If you’d like to be part of one of the two teams we want to submit, please contact Judy Hardy or Rosie Edwards in the School asap. They will submit names to me and I have to register them on the UBC site before 24 October. I also need each team to nominate a team leader. Each team can have up to five team members. It’s a great experience to be part of and brilliant for your CV.
Here’s how team member Ziyi Zhang reflected on the Challenge:
“Thank you for being at the competition and supporting us throughout this experience. I realized studying physics not only made us “book smart” but also taught us critical and logical thinking which can be applied beyond academics”
Get in touch with Imran and his team – they’d be happy to tell you about their experience.
BlackRock are running an event on Monday for STEM students. It will be on MyCareerHub but it’s short notice so I thought I’d give you a heads-up. Here’s what it’s about:
“In vast oceans of data, we seek the insights that can change outcomes. We dig deep to find the numbers behind the numbers and leverage our technology to provide solutions to our clients. Join us at our Edinburgh office to find out more about the Aladdin Client Service and Technology divisions and the opportunities available in these teams.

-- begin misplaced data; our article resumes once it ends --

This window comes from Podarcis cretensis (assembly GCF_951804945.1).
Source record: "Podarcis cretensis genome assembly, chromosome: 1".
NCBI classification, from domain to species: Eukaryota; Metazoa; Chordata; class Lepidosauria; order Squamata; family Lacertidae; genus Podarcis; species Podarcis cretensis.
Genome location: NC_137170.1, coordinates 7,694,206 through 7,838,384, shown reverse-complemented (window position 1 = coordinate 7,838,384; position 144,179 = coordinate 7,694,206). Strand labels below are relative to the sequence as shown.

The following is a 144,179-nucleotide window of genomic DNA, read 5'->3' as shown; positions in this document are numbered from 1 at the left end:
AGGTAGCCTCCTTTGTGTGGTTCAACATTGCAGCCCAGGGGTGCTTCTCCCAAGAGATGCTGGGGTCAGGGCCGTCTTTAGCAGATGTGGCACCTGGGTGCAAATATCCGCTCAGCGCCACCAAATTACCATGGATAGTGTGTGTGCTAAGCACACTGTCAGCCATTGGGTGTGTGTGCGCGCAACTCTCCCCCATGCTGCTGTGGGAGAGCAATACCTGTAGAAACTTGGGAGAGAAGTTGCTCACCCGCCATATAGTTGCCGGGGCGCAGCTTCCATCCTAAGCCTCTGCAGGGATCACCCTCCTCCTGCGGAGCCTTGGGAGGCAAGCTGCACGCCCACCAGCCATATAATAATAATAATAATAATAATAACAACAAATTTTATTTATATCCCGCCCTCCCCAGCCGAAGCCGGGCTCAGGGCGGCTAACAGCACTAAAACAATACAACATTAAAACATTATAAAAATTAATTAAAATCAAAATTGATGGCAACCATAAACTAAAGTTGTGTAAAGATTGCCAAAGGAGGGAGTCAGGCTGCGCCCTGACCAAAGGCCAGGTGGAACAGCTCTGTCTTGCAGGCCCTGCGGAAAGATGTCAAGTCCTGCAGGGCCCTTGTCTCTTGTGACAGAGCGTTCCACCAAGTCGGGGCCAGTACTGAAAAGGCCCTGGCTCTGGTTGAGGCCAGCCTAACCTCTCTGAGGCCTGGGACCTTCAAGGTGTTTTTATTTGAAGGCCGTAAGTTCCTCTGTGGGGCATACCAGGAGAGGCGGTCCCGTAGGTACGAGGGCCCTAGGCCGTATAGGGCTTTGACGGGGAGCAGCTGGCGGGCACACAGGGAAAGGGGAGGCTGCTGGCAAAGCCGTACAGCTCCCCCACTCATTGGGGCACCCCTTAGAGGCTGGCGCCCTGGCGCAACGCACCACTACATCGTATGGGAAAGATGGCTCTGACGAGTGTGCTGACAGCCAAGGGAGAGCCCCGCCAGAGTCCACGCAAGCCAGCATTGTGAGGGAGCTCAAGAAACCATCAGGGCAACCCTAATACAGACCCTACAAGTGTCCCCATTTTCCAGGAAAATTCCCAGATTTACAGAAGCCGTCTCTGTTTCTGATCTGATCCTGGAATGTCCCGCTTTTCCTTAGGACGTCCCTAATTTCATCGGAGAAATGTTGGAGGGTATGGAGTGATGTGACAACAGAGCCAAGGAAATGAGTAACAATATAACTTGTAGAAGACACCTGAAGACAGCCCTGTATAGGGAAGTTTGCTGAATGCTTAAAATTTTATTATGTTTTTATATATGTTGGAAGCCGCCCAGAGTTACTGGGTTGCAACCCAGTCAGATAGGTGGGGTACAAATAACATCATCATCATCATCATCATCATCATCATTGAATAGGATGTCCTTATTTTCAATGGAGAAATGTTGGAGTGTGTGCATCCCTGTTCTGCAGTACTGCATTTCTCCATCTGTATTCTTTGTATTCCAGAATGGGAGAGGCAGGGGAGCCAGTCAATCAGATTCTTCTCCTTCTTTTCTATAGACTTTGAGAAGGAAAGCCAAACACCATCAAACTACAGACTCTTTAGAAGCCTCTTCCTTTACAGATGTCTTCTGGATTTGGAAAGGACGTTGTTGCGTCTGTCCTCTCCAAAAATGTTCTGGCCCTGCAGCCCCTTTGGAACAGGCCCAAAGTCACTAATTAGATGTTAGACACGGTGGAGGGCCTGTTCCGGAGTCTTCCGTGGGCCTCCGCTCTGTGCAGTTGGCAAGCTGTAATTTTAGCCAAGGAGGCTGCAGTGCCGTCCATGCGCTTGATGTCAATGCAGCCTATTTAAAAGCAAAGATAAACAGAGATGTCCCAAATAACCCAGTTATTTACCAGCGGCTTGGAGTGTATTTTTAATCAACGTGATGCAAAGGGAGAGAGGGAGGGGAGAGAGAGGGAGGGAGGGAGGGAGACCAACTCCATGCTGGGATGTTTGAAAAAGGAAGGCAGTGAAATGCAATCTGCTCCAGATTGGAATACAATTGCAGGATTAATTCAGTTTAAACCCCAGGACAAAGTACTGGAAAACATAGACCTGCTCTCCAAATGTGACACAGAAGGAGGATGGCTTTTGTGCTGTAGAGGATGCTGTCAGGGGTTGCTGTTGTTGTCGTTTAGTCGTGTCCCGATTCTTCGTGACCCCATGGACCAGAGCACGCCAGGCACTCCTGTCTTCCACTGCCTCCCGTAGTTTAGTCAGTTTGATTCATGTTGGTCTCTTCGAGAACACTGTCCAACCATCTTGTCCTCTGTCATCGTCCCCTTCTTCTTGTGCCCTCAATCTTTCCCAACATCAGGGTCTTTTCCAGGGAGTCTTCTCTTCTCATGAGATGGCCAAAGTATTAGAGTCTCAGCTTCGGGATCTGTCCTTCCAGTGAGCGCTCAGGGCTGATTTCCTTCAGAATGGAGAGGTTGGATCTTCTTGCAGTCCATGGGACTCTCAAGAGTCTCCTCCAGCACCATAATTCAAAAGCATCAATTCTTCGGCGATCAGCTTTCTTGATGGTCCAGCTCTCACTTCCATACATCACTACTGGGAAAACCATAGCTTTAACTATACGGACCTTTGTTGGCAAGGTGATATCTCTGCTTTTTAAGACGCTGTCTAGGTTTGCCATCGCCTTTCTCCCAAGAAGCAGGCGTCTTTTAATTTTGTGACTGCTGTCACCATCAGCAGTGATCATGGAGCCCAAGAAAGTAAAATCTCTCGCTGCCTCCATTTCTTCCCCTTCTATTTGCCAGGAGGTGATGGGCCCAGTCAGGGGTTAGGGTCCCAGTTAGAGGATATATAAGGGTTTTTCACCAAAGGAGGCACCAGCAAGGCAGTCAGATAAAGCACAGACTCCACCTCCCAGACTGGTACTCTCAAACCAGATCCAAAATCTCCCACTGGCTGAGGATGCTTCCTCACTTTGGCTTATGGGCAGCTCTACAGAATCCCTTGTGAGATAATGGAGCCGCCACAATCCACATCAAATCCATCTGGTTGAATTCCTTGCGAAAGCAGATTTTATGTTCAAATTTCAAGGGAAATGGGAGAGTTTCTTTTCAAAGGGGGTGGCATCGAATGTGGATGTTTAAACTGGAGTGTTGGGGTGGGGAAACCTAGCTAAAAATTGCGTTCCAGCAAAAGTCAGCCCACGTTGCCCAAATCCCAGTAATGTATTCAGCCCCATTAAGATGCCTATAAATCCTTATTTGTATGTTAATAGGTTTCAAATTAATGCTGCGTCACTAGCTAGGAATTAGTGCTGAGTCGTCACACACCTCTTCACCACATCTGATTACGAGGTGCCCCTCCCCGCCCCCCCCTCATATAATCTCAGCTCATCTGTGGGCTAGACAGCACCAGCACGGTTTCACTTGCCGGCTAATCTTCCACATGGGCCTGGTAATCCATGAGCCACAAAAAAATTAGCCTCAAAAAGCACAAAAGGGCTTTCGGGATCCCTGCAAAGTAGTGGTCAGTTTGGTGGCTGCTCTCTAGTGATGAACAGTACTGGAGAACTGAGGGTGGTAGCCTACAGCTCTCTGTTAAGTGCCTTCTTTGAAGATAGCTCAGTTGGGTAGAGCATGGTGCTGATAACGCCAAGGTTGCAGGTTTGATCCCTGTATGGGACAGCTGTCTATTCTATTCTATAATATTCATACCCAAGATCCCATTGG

Discover Analytics & Technology @ BlackRock
When: Monday 2nd October 2017
Where: Edinburgh (travel expenses reimbursed)
Eligibility: You must be in your first, second, third or final year (SH/MPhys) studying a STEM degree at a Scottish University.
Register: Register and apply for your space at careers.blackrock.com/campusrecruitment
Michal Tomaszewski, who graduated as the top student on Mathematical Physics degree, is currently working on his PhD in cancer research at Cambridge and you can listen to him explain his ground breaking work in this video clip
Michal followed an interesting path. He did a business internship in the City and gained experience from various financial institutions before he changed his path to cancer research. Having done a purely theoretical degree he is now at home in a wet lab.
It just shows:
- it’s good to try different things to work out where your preferences lie
- starting in one area doesn’t mean you have to stay there
- no matter what you do, you develop personally and professionally from it